At the workshop the young people were taught the four pillars of TJ through presentations, discussions and games. There was also a session to show participants how to seek correct information in the print and electronic media.
One issue raised by the young people was that victims in Mannar thought the certificate of absence provided by Office on Missing Persons was actually a death certificate. This had created confusion among relatives of the disappeared.
During discussions with the Secretariat for Coordinating Reconciliation Mechanism (SCRM) representatives, the participants raised several issues including reparation for war victims, return of seized land, the duties of the OMP, statistics on missing persons, effects of micro loans, and taking the message of reconciliation to the grassroots.
Under the same project, another training workshop on TJ was held for in Matara youth from Galle, Matara and Hambantota.
When asked why they were participating in the training, the young people felt knowledge of TJ was important to improve understanding among all ethnicities and bring about reconciliation. They said that although the war was finished, there was no peace so they wanted to know how to build a united country.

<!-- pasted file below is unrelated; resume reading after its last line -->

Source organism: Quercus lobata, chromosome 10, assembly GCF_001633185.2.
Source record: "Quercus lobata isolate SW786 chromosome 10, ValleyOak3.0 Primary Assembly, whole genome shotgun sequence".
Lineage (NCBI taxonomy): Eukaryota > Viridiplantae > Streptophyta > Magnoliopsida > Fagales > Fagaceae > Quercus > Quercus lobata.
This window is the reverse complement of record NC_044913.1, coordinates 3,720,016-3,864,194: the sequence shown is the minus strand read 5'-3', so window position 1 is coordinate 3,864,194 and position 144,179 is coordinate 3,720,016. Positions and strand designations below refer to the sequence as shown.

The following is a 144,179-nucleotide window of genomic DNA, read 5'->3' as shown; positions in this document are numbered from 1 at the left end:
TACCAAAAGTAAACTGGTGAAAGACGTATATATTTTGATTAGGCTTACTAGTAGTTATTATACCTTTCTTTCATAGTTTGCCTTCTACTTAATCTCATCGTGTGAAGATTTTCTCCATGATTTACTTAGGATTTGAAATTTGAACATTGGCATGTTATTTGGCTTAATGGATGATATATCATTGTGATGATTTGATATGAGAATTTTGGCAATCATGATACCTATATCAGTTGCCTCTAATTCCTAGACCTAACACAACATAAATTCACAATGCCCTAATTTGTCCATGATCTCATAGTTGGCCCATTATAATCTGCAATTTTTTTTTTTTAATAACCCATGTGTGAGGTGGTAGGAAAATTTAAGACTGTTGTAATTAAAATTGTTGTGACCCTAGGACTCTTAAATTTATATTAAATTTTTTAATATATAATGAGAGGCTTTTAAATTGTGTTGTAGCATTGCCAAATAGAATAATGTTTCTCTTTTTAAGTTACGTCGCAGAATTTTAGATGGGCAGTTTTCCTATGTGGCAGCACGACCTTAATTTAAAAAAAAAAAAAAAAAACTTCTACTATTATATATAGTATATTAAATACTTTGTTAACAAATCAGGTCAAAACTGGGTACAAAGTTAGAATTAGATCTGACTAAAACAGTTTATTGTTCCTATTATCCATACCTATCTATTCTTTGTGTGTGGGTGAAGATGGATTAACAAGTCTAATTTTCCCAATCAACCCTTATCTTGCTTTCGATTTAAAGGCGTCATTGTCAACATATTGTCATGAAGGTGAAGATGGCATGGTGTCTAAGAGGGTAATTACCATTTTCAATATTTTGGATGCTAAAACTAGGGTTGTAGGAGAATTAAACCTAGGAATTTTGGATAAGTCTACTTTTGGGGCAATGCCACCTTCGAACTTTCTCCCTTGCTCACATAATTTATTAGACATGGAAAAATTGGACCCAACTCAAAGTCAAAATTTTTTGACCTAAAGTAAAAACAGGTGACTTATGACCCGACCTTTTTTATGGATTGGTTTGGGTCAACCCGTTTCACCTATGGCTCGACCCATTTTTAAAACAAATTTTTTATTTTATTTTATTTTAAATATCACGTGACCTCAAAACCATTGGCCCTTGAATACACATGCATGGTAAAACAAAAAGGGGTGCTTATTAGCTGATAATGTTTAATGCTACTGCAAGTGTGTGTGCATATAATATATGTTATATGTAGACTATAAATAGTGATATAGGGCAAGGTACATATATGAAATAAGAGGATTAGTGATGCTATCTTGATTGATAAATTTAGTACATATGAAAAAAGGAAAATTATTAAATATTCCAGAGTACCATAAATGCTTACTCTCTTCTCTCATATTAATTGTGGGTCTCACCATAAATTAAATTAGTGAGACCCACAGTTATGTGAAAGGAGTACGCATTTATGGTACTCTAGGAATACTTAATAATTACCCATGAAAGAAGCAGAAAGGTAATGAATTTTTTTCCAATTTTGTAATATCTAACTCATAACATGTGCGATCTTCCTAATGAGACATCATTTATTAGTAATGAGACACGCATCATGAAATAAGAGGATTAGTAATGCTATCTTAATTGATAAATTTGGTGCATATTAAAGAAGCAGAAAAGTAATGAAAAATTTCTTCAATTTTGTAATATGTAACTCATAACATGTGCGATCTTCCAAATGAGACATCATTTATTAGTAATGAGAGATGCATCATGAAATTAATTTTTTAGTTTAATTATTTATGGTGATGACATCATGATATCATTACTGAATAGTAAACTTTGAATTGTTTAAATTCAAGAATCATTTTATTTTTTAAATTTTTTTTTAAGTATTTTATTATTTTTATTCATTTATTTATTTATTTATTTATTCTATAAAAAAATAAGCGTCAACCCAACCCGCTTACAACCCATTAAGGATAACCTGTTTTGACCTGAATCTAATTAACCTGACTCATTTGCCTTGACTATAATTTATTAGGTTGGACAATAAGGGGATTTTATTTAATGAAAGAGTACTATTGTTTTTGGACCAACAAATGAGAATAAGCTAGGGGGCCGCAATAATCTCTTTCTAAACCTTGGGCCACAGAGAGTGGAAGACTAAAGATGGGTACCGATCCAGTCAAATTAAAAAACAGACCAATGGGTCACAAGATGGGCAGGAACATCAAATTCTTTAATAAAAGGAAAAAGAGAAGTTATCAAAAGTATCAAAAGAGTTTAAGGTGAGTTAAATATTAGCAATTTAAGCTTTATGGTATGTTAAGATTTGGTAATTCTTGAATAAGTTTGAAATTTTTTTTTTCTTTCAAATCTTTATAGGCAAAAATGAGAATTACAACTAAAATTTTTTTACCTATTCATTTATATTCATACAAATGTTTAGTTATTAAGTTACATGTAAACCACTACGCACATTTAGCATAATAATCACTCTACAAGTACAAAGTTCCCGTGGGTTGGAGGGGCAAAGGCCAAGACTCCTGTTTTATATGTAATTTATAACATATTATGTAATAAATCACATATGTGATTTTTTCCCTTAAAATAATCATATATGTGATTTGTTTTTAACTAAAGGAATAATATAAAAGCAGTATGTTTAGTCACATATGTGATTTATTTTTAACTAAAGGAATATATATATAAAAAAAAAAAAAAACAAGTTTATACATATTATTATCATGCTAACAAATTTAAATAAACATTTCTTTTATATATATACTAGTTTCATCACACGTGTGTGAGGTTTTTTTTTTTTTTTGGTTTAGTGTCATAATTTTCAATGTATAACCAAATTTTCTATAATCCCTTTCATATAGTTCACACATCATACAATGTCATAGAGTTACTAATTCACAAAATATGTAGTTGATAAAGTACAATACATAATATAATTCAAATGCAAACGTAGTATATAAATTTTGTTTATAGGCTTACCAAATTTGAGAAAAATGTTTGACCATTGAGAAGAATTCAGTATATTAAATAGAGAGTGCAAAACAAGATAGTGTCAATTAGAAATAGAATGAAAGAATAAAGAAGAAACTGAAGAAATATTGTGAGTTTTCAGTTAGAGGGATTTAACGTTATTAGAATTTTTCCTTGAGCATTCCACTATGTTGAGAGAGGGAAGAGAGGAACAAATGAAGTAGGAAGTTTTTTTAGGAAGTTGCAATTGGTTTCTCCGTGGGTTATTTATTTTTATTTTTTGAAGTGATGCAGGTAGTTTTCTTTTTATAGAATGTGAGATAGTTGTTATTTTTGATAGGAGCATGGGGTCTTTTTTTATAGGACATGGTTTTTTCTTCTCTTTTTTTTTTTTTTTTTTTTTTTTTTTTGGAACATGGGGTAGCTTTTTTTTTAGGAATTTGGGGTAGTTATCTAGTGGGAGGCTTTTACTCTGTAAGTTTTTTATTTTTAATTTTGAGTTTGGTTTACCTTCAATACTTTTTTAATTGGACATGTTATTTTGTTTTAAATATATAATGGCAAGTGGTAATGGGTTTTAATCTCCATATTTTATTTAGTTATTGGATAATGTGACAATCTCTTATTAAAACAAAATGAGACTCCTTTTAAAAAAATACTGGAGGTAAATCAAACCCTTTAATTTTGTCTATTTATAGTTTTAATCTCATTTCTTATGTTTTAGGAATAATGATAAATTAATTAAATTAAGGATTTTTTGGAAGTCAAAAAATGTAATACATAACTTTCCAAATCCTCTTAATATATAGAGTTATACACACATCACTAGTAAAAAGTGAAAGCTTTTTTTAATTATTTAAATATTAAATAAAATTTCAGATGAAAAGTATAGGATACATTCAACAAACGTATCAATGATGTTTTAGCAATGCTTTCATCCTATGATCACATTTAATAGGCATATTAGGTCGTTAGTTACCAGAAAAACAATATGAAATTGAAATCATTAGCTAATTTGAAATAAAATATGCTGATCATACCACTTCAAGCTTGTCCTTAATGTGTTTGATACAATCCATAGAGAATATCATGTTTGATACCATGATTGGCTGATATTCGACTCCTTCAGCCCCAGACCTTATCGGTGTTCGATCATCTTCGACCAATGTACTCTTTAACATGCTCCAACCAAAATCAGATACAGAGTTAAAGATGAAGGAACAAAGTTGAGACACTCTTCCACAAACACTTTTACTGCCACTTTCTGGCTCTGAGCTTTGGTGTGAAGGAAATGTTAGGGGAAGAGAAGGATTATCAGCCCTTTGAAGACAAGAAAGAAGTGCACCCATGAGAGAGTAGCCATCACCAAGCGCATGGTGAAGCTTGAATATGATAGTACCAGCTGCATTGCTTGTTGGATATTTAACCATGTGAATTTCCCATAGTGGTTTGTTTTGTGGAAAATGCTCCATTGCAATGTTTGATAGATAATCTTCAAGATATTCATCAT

During the discussion, some participants who were from army families explained how they had suffered from the war as children.
A similar workshop was held in Nuwara Eliya for 26 members of youth clubs, vocational training institutes and school students.
The participants were taught the basic principles of TJ and said they could share their knowledge with others after the training.
They also learnt about the new constitution, the International Criminal Court and war crimes, which encouraged them to work for peace and reconciliation while building their leadership skills.
The participants felt that TJ was important because during the war human rights had been violated, so justice should be done for the victims. Truth seeking was needed to know what happened to missing persons, they said.